Basic (and sometimes surprising) facts about sexual harassment
Last month, we gave readers a refresher course on the two basic types of workplace sexual harassment: Quid pro quo and hostile work environment. While such information is common knowledge to HR professionals and attorneys, it may not be well known among the general public.
Unfortunately, many people take the time to learn about sexual harassment because they fear that they may be victims of it. In today’s post, we’ll discuss some facts about sexual harassment that you may not already know. Basic information like this is provided online by numerous sources, including the Equal Employment Opportunity Commission.
When thinking about sexual harassment, many people imagine a woman being harassed by a man. While this is a common scenario, it is just one of many. Sexual harassers can be male or female, as can victims. Moreover, the harasser and the victim can be of the same or opposite genders.
Did you know that you can be a victim of sexual harassment even if you are not the person targeted? If the conduct is offensive, repeated and unwelcome, you may be considered a victim of sexual harassment even if you were not directly harassed.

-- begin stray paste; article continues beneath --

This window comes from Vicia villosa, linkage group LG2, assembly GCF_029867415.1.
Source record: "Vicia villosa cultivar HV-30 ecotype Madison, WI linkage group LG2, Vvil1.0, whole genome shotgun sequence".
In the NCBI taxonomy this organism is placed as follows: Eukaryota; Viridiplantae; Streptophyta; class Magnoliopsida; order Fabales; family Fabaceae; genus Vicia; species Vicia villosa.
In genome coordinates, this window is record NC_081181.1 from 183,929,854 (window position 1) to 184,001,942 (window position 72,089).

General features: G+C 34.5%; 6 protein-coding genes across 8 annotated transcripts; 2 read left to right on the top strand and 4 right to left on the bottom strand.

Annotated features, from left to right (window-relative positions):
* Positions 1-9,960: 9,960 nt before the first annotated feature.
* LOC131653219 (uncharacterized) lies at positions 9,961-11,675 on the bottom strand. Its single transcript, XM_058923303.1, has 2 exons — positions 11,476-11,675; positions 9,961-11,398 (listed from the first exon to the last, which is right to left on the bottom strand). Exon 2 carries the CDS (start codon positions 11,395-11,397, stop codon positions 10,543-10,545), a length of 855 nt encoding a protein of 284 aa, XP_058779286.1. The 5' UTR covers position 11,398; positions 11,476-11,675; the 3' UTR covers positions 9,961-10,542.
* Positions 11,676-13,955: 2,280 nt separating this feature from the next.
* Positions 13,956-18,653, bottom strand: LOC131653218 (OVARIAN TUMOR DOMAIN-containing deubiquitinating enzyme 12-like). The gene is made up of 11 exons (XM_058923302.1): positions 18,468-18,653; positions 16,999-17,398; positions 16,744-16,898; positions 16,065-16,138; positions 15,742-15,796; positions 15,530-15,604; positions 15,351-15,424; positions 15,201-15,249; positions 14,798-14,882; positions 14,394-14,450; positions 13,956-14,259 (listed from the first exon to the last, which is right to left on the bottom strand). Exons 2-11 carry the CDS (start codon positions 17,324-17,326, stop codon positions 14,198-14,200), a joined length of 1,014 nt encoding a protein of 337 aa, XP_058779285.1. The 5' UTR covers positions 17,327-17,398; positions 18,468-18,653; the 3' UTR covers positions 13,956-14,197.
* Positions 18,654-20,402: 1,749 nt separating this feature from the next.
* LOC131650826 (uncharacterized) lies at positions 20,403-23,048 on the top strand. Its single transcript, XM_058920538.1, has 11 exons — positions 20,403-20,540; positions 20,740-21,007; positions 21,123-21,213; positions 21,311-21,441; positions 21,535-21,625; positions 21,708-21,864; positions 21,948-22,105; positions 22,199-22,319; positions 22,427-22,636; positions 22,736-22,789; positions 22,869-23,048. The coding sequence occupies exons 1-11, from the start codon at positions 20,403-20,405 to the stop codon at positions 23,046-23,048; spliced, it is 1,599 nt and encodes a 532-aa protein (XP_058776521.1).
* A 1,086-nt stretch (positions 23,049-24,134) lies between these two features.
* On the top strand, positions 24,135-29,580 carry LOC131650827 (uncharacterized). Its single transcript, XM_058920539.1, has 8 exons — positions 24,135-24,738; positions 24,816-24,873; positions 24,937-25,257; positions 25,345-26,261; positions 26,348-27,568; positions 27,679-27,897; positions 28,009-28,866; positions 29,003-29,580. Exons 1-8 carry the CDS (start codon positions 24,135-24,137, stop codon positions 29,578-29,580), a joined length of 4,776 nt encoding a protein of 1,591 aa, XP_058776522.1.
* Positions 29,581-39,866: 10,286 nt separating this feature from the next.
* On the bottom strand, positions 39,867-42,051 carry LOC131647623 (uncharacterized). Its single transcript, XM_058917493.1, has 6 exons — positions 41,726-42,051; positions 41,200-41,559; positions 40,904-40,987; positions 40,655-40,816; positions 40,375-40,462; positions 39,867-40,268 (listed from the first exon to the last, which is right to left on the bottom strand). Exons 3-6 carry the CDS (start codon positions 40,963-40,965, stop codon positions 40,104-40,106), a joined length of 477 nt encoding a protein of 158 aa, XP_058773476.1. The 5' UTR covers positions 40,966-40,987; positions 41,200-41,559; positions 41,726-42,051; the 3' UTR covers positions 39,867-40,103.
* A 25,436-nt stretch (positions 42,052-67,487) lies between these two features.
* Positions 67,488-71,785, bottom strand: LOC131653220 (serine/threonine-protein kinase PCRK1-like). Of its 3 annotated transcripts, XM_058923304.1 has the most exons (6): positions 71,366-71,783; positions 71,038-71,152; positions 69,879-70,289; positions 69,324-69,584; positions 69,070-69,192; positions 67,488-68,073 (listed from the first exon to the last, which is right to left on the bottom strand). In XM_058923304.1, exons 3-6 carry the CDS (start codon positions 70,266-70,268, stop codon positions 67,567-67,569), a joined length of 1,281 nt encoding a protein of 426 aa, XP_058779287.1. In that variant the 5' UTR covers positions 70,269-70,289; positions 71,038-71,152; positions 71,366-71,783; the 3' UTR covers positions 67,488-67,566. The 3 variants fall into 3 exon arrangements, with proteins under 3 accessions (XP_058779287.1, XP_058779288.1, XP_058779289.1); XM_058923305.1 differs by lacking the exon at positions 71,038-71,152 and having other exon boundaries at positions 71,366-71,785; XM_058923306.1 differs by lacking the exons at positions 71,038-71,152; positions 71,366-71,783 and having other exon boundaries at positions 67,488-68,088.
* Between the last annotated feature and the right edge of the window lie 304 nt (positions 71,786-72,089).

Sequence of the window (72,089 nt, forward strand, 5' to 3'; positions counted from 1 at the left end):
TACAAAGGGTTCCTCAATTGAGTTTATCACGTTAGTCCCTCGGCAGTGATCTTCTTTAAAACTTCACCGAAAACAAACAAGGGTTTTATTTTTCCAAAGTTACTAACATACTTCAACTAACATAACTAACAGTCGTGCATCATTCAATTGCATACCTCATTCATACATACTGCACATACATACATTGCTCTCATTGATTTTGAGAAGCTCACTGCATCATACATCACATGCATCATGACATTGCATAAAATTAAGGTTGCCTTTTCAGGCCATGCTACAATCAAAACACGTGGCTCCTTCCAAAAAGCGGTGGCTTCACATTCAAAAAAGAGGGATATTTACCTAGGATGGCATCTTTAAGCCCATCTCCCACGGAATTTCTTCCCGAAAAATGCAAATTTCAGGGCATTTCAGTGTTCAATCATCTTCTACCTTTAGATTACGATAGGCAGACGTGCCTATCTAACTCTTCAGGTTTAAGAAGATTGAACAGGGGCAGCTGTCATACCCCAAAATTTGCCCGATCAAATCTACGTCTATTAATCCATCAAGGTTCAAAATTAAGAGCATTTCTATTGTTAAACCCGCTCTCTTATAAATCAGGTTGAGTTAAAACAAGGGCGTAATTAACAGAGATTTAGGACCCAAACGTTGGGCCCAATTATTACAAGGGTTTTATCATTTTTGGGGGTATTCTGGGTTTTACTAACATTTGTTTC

Finally, it’s important to note that your employer can sometimes be held liable even if the harasser is not a company employee. A good example would be restaurant customers who sexually harass a waitress or waiter. If the conduct is reported but management fails to intervene, the company could be held liable if it continues to happen.
If you believe that you have been a victim of sexual harassment, don’t worry about knowing the law inside and out. There are numerous informational resources online, and an experienced sexual harassment attorney can help answer any case-specific questions you may have.